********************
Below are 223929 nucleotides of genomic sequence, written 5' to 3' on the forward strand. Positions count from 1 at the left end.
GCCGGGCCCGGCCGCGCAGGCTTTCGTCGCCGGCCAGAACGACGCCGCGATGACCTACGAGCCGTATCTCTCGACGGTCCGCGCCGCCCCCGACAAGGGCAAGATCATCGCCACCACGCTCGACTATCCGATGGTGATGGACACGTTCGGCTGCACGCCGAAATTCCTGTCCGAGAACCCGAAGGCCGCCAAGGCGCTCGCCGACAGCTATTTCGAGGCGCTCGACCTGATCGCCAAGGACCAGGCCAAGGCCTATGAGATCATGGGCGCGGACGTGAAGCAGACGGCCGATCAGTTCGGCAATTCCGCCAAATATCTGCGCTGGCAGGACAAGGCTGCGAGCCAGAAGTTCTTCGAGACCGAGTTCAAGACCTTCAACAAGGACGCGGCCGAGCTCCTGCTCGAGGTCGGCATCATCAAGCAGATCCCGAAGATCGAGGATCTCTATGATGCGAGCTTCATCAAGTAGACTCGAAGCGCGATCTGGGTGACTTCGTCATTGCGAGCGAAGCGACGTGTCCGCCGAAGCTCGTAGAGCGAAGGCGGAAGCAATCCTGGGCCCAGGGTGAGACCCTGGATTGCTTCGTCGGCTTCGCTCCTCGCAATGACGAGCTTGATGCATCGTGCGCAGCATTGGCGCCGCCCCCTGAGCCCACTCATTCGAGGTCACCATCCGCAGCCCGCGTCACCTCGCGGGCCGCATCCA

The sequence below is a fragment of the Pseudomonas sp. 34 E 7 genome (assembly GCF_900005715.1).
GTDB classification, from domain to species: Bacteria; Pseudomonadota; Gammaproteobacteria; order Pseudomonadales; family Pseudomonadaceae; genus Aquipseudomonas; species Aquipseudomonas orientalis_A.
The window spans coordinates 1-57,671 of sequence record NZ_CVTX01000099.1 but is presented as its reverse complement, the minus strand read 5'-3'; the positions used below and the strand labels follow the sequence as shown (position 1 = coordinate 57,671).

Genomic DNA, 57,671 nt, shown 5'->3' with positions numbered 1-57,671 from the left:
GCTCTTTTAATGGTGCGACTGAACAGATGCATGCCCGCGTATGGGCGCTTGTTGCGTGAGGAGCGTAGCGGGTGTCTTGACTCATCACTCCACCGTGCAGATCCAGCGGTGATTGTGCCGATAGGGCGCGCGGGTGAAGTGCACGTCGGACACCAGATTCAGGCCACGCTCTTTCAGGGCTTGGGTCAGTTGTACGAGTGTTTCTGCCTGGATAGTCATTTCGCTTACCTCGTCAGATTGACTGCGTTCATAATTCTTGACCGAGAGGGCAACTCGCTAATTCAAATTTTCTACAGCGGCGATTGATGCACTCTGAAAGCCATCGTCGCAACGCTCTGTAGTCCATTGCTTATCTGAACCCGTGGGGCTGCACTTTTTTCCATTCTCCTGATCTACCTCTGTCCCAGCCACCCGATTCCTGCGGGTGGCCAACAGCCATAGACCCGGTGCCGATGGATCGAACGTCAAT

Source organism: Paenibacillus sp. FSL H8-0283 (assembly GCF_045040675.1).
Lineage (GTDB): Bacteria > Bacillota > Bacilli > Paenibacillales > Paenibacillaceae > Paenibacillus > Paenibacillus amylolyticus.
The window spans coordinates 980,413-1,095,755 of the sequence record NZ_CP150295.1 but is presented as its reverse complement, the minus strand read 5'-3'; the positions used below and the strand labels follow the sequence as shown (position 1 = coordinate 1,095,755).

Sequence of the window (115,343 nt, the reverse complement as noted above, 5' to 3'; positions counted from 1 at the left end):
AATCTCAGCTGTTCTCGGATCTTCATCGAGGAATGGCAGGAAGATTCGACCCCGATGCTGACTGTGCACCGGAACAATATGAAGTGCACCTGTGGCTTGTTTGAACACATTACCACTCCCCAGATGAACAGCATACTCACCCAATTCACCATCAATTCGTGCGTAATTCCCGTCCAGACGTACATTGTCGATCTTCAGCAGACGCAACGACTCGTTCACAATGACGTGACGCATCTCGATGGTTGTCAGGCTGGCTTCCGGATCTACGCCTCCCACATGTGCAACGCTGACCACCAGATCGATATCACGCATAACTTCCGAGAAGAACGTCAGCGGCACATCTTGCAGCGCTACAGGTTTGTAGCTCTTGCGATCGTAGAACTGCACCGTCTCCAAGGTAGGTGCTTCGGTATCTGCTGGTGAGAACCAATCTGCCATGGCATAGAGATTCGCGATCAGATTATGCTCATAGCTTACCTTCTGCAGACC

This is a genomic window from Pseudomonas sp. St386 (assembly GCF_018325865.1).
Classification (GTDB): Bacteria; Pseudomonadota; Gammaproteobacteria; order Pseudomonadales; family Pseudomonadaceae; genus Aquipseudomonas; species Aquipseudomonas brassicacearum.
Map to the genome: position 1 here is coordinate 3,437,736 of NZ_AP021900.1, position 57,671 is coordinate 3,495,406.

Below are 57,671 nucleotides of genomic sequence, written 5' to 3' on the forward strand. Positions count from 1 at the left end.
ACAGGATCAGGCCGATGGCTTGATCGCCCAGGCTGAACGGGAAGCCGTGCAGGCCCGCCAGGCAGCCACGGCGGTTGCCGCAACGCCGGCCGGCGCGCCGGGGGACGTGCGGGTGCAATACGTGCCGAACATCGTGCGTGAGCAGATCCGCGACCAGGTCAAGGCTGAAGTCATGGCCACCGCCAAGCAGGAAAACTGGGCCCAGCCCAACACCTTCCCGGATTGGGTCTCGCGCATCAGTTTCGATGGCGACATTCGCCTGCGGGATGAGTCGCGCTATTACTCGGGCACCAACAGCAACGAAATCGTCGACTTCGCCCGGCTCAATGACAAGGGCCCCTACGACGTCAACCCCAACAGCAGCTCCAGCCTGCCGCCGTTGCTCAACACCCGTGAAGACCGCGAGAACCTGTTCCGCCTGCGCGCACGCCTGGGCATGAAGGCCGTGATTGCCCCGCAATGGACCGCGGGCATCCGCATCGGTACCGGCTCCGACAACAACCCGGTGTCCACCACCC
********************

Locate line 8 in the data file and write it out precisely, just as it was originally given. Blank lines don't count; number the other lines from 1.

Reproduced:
Source organism: Paenibacillus sp. FSL H8-0283 (assembly GCF_045040675.1).